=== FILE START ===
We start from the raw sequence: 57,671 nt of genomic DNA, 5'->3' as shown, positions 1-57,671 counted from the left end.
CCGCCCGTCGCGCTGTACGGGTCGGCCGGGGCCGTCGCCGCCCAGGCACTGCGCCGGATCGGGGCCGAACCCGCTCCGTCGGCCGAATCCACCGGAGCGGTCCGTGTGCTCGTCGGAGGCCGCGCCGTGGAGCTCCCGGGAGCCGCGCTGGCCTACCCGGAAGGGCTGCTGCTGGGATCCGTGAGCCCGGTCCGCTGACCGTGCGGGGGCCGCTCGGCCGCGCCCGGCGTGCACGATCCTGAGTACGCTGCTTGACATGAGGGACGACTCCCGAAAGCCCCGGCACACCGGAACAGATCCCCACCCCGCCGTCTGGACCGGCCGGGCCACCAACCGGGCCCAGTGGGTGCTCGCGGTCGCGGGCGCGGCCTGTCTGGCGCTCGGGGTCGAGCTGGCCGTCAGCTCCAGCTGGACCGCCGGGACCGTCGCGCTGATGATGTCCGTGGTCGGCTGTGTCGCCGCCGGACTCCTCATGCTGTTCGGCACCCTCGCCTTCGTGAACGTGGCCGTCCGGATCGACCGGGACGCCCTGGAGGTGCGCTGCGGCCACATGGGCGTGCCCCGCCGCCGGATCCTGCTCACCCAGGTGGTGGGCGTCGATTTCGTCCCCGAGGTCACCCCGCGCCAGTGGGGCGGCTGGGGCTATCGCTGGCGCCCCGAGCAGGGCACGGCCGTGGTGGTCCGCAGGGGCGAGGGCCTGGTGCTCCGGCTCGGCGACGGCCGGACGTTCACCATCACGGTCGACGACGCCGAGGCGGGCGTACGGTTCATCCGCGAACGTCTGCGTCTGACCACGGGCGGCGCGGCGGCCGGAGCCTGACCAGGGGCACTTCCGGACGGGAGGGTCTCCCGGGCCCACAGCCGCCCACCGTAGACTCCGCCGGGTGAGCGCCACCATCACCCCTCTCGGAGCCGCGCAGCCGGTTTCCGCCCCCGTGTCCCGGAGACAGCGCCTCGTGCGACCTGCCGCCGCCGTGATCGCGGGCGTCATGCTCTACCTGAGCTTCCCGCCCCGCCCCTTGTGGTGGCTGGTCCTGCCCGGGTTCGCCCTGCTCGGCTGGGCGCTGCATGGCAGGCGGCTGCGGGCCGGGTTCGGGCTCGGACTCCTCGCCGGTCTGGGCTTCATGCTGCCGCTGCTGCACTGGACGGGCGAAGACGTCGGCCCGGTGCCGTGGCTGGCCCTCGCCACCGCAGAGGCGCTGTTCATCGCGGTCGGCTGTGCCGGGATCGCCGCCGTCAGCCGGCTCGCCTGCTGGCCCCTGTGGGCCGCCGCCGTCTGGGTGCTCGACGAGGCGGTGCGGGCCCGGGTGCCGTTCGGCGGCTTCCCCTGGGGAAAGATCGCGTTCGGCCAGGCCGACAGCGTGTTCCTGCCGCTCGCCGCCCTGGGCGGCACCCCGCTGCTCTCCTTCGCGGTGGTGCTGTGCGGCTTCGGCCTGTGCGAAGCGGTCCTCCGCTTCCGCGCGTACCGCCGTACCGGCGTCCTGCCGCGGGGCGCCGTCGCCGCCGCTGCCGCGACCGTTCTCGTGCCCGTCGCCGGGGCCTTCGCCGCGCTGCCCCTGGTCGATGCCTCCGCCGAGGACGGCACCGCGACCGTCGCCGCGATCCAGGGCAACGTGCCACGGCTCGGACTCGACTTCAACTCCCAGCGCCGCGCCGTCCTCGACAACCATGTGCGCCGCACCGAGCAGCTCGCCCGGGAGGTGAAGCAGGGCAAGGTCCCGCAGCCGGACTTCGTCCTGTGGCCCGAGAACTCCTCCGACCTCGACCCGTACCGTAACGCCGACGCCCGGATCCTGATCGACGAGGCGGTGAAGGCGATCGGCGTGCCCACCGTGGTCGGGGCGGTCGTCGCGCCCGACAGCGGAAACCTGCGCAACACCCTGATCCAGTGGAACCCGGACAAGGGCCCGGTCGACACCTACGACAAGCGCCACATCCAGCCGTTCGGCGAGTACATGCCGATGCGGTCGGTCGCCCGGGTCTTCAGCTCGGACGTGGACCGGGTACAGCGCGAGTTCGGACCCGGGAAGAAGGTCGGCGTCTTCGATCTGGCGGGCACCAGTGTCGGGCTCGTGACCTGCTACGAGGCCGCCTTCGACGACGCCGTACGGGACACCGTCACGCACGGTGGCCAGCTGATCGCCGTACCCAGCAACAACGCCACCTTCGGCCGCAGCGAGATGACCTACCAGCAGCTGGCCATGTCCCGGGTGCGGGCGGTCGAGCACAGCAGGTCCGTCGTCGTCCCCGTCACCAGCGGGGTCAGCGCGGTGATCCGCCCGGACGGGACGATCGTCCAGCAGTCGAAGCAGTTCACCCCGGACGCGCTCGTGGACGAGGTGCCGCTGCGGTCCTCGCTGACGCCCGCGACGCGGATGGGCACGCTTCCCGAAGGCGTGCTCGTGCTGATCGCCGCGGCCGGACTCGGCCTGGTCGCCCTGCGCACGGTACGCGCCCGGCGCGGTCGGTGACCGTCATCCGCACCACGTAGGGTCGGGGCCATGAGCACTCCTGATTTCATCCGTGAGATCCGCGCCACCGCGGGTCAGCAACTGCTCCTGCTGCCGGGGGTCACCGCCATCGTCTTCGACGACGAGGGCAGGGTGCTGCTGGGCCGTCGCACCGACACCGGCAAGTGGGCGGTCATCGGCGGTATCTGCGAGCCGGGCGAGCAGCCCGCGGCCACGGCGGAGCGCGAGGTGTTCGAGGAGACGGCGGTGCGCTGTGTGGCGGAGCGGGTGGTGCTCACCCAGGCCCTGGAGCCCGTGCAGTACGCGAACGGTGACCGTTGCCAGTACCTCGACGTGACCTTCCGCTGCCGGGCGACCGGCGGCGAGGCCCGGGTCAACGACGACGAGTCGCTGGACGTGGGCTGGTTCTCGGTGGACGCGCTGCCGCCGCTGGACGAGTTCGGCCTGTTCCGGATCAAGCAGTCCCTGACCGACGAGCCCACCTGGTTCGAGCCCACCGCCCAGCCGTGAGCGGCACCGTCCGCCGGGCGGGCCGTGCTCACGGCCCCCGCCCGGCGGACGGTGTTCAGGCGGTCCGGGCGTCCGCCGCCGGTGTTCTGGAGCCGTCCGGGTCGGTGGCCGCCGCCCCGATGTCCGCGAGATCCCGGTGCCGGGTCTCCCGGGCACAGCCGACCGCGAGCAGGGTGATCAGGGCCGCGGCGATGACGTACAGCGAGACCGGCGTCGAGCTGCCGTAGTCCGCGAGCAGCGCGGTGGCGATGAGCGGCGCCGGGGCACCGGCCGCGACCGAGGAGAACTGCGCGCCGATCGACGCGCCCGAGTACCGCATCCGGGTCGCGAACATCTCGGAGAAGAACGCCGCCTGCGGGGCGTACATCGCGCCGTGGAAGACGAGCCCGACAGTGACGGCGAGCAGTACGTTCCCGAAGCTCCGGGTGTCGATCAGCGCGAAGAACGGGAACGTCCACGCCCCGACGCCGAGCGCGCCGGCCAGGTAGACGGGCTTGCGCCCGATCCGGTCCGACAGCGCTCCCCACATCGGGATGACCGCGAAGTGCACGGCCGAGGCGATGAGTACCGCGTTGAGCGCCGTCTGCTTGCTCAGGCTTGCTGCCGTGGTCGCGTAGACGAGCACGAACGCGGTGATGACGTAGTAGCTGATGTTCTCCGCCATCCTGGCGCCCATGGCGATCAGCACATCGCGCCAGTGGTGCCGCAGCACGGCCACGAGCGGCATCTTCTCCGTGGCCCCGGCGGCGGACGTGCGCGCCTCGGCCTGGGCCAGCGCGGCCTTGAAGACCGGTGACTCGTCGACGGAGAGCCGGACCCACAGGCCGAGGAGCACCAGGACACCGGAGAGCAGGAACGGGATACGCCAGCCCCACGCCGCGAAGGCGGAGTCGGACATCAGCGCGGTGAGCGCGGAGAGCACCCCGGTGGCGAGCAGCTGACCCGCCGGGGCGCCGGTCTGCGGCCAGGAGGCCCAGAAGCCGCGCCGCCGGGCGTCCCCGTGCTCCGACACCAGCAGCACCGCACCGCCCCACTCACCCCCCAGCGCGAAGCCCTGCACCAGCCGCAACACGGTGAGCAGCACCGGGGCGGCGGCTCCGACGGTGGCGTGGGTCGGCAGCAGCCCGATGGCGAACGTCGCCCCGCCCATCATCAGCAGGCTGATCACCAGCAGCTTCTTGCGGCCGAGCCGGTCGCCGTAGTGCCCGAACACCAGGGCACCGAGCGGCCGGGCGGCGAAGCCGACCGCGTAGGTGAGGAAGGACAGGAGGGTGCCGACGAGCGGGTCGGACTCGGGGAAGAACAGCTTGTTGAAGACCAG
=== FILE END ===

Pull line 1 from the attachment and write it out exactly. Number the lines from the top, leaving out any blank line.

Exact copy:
We start from the raw sequence: 57,671 nt of genomic DNA, 5'->3' as shown, positions 1-57,671 counted from the left end.